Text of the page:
Do you get any sense of whether the presence of women was appreciated in the Crimea? or whether somewhere and some weren’t. Does Fanny Duberly give the impression people appreciated her being there?

She gives a sense that people are enjoying her presence. If you read accounts by soldiers who were there, the ladies were fine if they were well in the background. That’s why Mary Seacole got quite a lot of flak afterwards from people who weren’t actually there, because they said that she must have been distracting and interfering, getting in the way of the British Army. In fact, on the ground, they were so grateful to have her because she was going out and treating soldiers on the battlefield, under fire, with skill, and with love, and with cake and sherry.

Let’s go on to your final book, which is An American Diary by Barbara Bodichon.

I’m currently writing a biography of Barbara Bodichon, who was so like Mary Seacole in many ways. Barbara Bodichon was, incidentally, Florence Nightingale’s first cousin but she was illegitimate, so the two strands of the family didn’t often acknowledge one another.

She was travelling in the opposite direction to Mary Seacole. She went on honeymoon to America in 1857, a little bit later than Mary Seacole was in the Crimea. Her particular interest was in exploring the slave states because slavery still obtained in America, although it had been abolished in the British Empire. Unlike Mary, Barbara Bodichon was a campaigner. She was a political traveller and had something to say about her travels. Mary was just relating her adventure, but Barbara Bodichon wanted to show people what was going on in the southern states, how inhumanly slaves were being treated. She was an abolitionist who came from a dynasty of abolitionists.

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It’s interesting to me that the most prejudice that Mary Seacole mentions having ever faced was from Americans. She never actually went to America herself. When she had the hotel in Panama there were East Coast Americans travelling through to get to the goldfields in the West. The picture that Barbara paints of the southern states of America makes you understand what Mary was facing.

Barbara was somebody who was ‘other’ because she was illegitimate; Mary because she was Black. She had this slightly distanced view about what she was writing. That ‘otherness’ puts things into relief. You don’t take things for granted if you’re in some ways an outcast yourself. It gives an edge to the subjectivity of any travel account if you feel like a stranger yourself.

How does Barbara socialise while she’s going through the southern states? Is she staying with slave-owning families?

Not if she could help it. She’s staying in guest houses, hotels, sometimes she stays with people of colour wherever she finds them. She’s very much identifying herself with the oppressed. She went on to make a name for herself as the pioneering feminist of the Victorian era. Again, she was dealing with the oppressed—women. She founded the first women’s suffrage organisation and was also involved with the first university college for women, Girton College, Cambridge.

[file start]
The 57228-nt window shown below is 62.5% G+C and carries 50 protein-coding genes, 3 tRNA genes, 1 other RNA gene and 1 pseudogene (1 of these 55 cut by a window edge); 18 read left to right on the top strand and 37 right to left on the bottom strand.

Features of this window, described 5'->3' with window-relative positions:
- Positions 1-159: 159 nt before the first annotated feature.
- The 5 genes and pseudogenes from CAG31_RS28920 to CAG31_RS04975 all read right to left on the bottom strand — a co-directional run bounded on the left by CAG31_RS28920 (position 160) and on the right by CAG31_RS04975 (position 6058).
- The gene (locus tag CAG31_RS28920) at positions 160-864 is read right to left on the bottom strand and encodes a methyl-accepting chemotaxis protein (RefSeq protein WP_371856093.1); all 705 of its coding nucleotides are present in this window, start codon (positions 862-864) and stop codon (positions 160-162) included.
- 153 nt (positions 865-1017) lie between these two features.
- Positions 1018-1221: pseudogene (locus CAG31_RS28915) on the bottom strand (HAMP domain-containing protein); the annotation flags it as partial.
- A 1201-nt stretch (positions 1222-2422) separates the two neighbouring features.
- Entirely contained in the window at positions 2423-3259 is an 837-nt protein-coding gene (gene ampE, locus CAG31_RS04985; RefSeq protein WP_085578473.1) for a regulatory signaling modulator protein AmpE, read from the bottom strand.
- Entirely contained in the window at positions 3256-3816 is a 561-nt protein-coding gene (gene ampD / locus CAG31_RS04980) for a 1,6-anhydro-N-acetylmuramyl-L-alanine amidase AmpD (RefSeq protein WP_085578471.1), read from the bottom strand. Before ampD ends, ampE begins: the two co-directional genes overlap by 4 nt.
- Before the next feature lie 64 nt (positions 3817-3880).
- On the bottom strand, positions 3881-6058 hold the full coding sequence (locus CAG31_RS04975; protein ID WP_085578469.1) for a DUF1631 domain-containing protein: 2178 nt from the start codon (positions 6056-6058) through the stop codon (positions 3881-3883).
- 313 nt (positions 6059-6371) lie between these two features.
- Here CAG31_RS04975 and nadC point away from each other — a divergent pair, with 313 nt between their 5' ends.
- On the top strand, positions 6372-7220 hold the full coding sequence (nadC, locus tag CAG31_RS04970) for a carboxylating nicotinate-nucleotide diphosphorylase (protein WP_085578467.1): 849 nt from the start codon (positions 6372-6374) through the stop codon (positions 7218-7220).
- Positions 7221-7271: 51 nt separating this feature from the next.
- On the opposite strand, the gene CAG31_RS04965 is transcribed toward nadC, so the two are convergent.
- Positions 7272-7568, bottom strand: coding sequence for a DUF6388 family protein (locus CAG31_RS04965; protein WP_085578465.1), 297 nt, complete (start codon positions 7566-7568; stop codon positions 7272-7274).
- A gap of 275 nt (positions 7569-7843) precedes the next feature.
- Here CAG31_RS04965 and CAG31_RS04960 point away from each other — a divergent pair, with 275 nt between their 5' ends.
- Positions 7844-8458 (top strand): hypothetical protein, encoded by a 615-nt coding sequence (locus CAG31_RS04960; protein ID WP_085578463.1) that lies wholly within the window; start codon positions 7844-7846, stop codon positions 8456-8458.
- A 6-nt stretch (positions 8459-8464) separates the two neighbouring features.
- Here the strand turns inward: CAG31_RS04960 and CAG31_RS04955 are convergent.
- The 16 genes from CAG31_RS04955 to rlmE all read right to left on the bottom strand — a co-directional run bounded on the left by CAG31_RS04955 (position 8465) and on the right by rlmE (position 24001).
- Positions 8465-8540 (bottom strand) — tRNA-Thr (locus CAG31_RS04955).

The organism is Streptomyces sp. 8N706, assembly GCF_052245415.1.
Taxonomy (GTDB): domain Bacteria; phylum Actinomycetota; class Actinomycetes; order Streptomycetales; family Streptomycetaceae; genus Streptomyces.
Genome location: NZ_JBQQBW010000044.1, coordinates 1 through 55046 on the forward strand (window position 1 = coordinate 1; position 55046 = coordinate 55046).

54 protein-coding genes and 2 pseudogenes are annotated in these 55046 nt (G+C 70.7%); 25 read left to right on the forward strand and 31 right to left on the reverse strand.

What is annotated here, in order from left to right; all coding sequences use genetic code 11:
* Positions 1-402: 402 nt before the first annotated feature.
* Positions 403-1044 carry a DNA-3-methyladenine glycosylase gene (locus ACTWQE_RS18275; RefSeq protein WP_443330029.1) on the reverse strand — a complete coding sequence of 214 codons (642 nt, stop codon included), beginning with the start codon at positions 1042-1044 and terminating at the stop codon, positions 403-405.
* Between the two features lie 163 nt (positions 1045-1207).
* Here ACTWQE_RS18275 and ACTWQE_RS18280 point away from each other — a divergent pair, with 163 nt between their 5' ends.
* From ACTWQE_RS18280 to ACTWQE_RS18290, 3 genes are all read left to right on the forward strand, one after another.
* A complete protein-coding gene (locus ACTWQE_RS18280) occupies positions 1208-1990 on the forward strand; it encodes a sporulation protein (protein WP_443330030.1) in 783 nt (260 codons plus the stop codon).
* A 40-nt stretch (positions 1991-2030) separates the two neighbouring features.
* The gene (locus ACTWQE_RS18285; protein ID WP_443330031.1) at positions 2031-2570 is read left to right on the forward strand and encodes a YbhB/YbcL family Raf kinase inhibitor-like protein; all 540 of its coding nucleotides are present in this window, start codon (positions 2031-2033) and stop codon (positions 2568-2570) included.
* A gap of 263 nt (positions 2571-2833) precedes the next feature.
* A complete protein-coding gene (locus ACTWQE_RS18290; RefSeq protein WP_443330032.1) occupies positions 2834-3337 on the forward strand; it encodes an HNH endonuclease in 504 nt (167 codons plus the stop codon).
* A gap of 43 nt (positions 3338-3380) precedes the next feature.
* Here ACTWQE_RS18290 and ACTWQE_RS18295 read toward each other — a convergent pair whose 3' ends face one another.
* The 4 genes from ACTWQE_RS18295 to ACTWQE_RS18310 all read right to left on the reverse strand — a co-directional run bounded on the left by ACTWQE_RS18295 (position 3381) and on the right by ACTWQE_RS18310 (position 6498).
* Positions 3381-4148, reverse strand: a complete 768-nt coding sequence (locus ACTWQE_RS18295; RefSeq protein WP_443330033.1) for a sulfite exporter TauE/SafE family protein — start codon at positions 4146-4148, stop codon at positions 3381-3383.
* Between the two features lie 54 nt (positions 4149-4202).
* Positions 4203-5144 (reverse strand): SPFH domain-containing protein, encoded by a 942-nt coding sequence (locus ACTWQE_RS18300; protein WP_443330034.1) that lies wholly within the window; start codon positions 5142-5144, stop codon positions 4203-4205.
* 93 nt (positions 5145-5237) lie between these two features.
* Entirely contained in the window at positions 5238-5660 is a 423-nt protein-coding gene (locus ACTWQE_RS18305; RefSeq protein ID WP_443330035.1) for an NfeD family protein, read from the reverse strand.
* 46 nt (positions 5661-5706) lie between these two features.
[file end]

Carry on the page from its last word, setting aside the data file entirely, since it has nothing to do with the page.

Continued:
But this book exclusively covers her period in the United States, is that right?

Yes. The point I would want to make is that Mary wasn’t a crusader, in spite of all the amazing things she did, and for all that she was chosen as the greatest Black Briton in 2004. She’s a Black icon, and an icon of the nursing profession, but she never set out to be any sort of icon or crusader, she just set out to do what she felt she wanted to do. The remarkable thing was that she achieved it, in spite of everything.

What did Mary do after Crimea? Did she go back to England?

Yes, she came back to England and was declared bankrupt because the Crimean conflict ended very, very quickly. The British forces were sent home before they’d had a chance to pay their bills at the hotel that she’d set up, just behind the front lines in the Crimea. So she was declared bankrupt. Fortunately, a subscription fund was got up for her with members of the Royal Family and all sorts of other people giving her money. That kept her going, along with the proceeds from her autobiography, and she settled into feted retirement. She was a great friend of the Princess of Wales, the future Edward VII’s wife Alexandra, and she had all her old army friends. She was well loved. But I think her celebrity was of the flaring sort that once you leave the stage, it also dies. That’s why there was such silence afterwards.

Where and when did she die?

She died in 1881 in London. She did go back to Jamaica a few times. She had some business interests there, but she settled in London after the war.

Interview by Benedict King

January 27, 2022

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Jane Robinson

Jane Robinson

Jane Robinson is a social historian specialising in pioneering women. Her 12 books include Bluestockings: The Remarkable Story of the First Women to Fight for an Education, currently in development as a TV drama series, and histories of women travellers, women in the professions and the fight for the vote. She is a Senior Associate of Somerville College, Oxford, and a Fellow of the Royal Historical and Royal Geographical Societies.

Jane Robinson

Jane Robinson

Jane Robinson is a social historian specialising in pioneering women. Her 12 books include Bluestockings: The Remarkable Story of the First Women to Fight for an Education, currently in development as a TV drama series, and histories of women travellers, women in the professions and the fight for the vote. She is a Senior Associate of Somerville College, Oxford, and a Fellow of the Royal Historical and Royal Geographical Societies.